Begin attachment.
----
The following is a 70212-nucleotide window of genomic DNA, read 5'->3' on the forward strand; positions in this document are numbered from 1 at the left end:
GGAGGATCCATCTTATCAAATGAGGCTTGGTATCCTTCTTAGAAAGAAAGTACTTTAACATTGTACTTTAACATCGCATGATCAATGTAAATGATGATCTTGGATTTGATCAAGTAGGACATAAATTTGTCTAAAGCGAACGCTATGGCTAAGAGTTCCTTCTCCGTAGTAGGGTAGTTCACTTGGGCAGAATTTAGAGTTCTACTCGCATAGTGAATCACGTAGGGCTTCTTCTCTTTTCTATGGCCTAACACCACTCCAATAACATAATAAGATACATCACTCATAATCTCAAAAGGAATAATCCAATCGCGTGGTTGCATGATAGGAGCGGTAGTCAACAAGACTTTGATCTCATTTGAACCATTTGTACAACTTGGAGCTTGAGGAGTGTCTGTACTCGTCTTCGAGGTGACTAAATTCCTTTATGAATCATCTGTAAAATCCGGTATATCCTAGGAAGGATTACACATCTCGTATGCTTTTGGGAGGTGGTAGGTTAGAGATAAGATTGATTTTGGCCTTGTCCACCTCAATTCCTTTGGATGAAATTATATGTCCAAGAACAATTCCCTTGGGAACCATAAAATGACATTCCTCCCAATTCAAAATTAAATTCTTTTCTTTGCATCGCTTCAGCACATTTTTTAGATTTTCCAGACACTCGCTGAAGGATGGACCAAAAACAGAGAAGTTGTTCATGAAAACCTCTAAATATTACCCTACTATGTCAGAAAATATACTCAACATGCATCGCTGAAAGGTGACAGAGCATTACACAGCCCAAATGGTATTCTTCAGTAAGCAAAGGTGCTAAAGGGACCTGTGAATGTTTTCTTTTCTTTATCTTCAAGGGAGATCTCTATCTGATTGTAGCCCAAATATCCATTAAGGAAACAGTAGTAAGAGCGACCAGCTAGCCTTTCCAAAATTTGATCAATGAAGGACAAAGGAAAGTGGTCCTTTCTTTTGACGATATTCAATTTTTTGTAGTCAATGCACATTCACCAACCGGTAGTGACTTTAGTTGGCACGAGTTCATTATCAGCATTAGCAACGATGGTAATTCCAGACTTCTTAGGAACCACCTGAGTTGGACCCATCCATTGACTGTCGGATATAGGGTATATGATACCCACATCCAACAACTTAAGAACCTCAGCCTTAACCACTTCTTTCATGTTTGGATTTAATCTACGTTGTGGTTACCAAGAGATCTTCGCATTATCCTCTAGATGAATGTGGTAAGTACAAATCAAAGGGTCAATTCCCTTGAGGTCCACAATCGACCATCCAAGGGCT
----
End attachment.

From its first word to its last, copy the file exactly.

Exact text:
The following is a 70212-nucleotide window of genomic DNA, read 5'->3' on the forward strand; positions in this document are numbered from 1 at the left end:
GGAGGATCCATCTTATCAAATGAGGCTTGGTATCCTTCTTAGAAAGAAAGTACTTTAACATTGTACTTTAACATCGCATGATCAATGTAAATGATGATCTTGGATTTGATCAAGTAGGACATAAATTTGTCTAAAGCGAACGCTATGGCTAAGAGTTCCTTCTCCGTAGTAGGGTAGTTCACTTGGGCAGAATTTAGAGTTCTACTCGCATAGTGAATCACGTAGGGCTTCTTCTCTTTTCTATGGCCTAACACCACTCCAATAACATAATAAGATACATCACTCATAATCTCAAAAGGAATAATCCAATCGCGTGGTTGCATGATAGGAGCGGTAGTCAACAAGACTTTGATCTCATTTGAACCATTTGTACAACTTGGAGCTTGAGGAGTGTCTGTACTCGTCTTCGAGGTGACTAAATTCCTTTATGAATCATCTGTAAAATCCGGTATATCCTAGGAAGGATTACACATCTCGTATGCTTTTGGGAGGTGGTAGGTTAGAGATAAGATTGATTTTGGCCTTGTCCACCTCAATTCCTTTGGATGAAATTATATGTCCAAGAACAATTCCCTTGGGAACCATAAAATGACATTCCTCCCAATTCAAAATTAAATTCTTTTCTTTGCATCGCTTCAGCACATTTTTTAGATTTTCCAGACACTCGCTGAAGGATGGACCAAAAACAGAGAAGTTGTTCATGAAAACCTCTAAATATTACCCTACTATGTCAGAAAATATACTCAACATGCATCGCTGAAAGGTGACAGAGCATTACACAGCCCAAATGGTATTCTTCAGTAAGCAAAGGTGCTAAAGGGACCTGTGAATGTTTTCTTTTCTTTATCTTCAAGGGAGATCTCTATCTGATTGTAGCCCAAATATCCATTAAGGAAACAGTAGTAAGAGCGACCAGCTAGCCTTTCCAAAATTTGATCAATGAAGGACAAAGGAAAGTGGTCCTTTCTTTTGACGATATTCAATTTTTTGTAGTCAATGCACATTCACCAACCGGTAGTGACTTTAGTTGGCACGAGTTCATTATCAGCATTAGCAACGATGGTAATTCCAGACTTCTTAGGAACCACCTGAGTTGGACCCATCCATTGACTGTCGGATATAGGGTATATGATACCCACATCCAACAACTTAAGAACCTCAGCCTTAACCACTTCTTTCATGTTTGGATTTAATCTACGTTGTGGTTACCAAGAGATCTTCGCATTATCCTCTAGATGAATGTGGTAAGTACAAATCAAAGGGTCAATTCCCTTGAGGTCCACAATCGACCATCCAAGGGCT